2016 NGWA Groundwater Summit

Conditioning geostatistical simulations of a bedrock fluvial aquifer using single well pumping tests

Tuesday, April 26, 2016
Confluence Ballroom Foyer (The Westin Denver Downtown)
Amir Niazi , University of Calgary, Calgary, AB, Canada
Laurence Bentley , University of Calgary, Calgary, AB, Canada
Masaki Hayashi, Ph.D. , University of Calgary, Calgary, AB, Canada

Geostatistical simulation is a powerful tool to explore the uncertainty associated with heterogeneity in groundwater and reservoir studies. Nonetheless, conditioning simulations merely with lithological information does not utilize all of the available information and so some workers additionally condition simulations with flow data.

In this study, we introduce an approach to condition geostatistical simulations of the Paskapoo Formation, which is a paleo-fluvial system consisting of sandstone channels embedded in mudstone. The conditioning data consist of two-hour single well pumping tests extracted from the public water well database in Alberta, Canada.

In this approach, lithologic models of an entire watershed are simulated and conditioned with hard lithological data using transition probability geostatistics (TPROGS).  Then, a segment of the simulation around a pumping well was used to populate a flow model (FEFLOW) with either sand or mudstone. The values of the hydraulic conductivity and specific storage of sand and mudstone were then adjusted to minimize the difference between simulated and actual pumping test data using the parameter estimation program PEST. If the simulated data do not adequately match the measured data, the lithologic model is updated by locally deforming the lithology distribution using the probability perturbation method (PPM) and the model parameters are again updated with PEST. This procedure is repeated until the simulated and measured data agree within a pre-determined tolerance. The procedure is repeated for each pumping well that has pumping test data.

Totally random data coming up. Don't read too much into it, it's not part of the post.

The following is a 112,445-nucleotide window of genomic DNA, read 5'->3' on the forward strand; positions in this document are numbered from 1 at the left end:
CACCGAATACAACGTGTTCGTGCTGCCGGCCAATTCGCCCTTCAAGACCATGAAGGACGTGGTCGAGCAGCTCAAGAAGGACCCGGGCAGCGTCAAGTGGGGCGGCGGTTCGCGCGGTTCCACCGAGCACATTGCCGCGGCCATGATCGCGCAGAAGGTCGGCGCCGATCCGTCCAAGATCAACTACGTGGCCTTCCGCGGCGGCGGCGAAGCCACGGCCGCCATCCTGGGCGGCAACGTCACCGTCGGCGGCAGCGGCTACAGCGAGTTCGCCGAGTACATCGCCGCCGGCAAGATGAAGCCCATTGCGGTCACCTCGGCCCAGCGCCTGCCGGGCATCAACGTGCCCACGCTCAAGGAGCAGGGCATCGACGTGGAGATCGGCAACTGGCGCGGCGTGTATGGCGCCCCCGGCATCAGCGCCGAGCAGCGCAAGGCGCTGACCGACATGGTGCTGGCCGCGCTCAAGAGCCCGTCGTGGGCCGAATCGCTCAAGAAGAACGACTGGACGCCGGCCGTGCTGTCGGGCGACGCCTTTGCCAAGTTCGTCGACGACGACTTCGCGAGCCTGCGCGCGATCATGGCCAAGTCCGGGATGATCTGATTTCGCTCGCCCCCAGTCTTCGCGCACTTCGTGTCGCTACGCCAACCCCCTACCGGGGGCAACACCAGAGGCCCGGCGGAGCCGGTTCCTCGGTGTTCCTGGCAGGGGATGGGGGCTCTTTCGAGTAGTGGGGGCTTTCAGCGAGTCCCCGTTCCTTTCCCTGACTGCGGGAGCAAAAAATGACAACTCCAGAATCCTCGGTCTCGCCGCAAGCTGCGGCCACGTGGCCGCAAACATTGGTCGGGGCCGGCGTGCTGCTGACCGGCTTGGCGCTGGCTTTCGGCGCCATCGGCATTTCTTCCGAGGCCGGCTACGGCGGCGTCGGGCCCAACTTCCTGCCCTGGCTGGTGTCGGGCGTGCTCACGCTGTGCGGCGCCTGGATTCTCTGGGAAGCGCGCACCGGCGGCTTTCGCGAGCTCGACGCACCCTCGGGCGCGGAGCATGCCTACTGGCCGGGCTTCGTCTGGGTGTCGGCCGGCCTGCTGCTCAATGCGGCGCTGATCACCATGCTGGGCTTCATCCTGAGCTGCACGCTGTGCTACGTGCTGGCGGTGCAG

The method constrains the lithological simulations and provides estimates of hydraulic conductivity and specific storage that are consistent with the pumping test data.  Eventually, the simulations will be combined in watershed scale groundwater models

Amir Niazi, University of Calgary, Calgary, AB, Canada
I am PhD. Candidate at university of Calgary. I received my Master in Isfahan University of technology, Iran with focus of Irrigation and drainage engineering, after working several years in industry, I received my second master in integrated water resources management from McGill university. My area of research is stochastic modelling of groundwater.

Laurence Bentley, University of Calgary, Calgary, AB, Canada

Masaki Hayashi, Ph.D., University of Calgary, Calgary, AB, Canada
Masaki Hayashi, Ph.D., is a professor in the Department of Geoscience at the University of Calgary. He holds the Canada Research Chair in Physical Hydrology. Hayashi received his B.S. and M.S. in earth sciences from Waseda University and Chiba University, respectively, in Japan, and his Ph.D. in earth sciences from the University of Waterloo in Canada. His main research interests are in the connection among groundwater, surface water, and atmospheric moisture in various environments ranging from the prairies to the mountains.